Dyson's been secretly working on robots that do household chores

They can map out your home, move dishes around and vacuum out seat cushions.

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Dyson's been secretly working on robots that do household chores
Dyson

Dyson has been getting into more and more offbeat products these days, like the Zone noise-canceling headphones that blow purified air at your face. Now, the company has revealed that it has an entire division that's secretly been developing robot prototypes that do household chores. 

The company didn't detail any of the models in particularly, but many look like regular robot arms adapted to do specialized home chores like cleaning and tidying. One appeared to be designed to vacuum out the seat cushions, mapping an armchair out in detail to do the job. "So this means I'll never, ever find crisps around the back of my sofa again?" the company's chief engineer, Jake Dyson, asked a researcher in a video (below).

Another robot was putting away dishes or at least placing them in a drying rack, and another was grasping a teddy bear, presumably picking up after a child. Dyson also showed off a "Perception Lab" that was all about robotic vision systems, detecting its environment and mapping humans with sensors, cameras and thermal imaging systems.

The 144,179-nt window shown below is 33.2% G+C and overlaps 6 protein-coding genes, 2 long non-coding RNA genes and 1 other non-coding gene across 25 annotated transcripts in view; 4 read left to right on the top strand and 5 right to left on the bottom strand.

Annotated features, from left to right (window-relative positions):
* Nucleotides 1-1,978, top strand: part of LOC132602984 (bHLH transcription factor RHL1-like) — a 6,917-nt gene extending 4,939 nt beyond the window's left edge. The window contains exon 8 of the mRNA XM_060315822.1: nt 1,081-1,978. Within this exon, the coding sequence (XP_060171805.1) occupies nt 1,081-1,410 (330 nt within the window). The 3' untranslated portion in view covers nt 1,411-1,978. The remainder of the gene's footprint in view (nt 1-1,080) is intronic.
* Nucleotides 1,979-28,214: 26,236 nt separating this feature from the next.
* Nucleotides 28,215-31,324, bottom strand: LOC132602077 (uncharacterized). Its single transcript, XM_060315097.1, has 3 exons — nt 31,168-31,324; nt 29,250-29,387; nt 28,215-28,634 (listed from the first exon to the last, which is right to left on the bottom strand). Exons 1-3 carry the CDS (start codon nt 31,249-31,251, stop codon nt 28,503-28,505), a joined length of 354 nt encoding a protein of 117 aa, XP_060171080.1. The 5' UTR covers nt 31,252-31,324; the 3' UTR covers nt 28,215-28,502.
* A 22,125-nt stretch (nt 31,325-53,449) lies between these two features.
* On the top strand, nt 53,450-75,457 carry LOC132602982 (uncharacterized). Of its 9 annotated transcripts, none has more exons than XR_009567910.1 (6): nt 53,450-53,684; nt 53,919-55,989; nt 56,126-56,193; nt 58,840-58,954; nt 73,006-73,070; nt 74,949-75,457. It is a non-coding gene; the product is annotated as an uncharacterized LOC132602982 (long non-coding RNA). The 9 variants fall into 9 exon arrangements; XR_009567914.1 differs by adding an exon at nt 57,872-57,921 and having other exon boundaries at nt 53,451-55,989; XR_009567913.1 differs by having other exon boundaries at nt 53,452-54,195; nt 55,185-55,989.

Dyson is currently on a recruiting drive, looking for around 700 engineers, which is one reason it finally decided to show off the lab (located at Hullavington Airfield, Wiltshire in the UK) after keeping it under wraps. "What you're developing counts an awful lot in terms of excitement and attracting engineers," he said. "One thing about robots, as with wearables, is that they are the future of Dyson."

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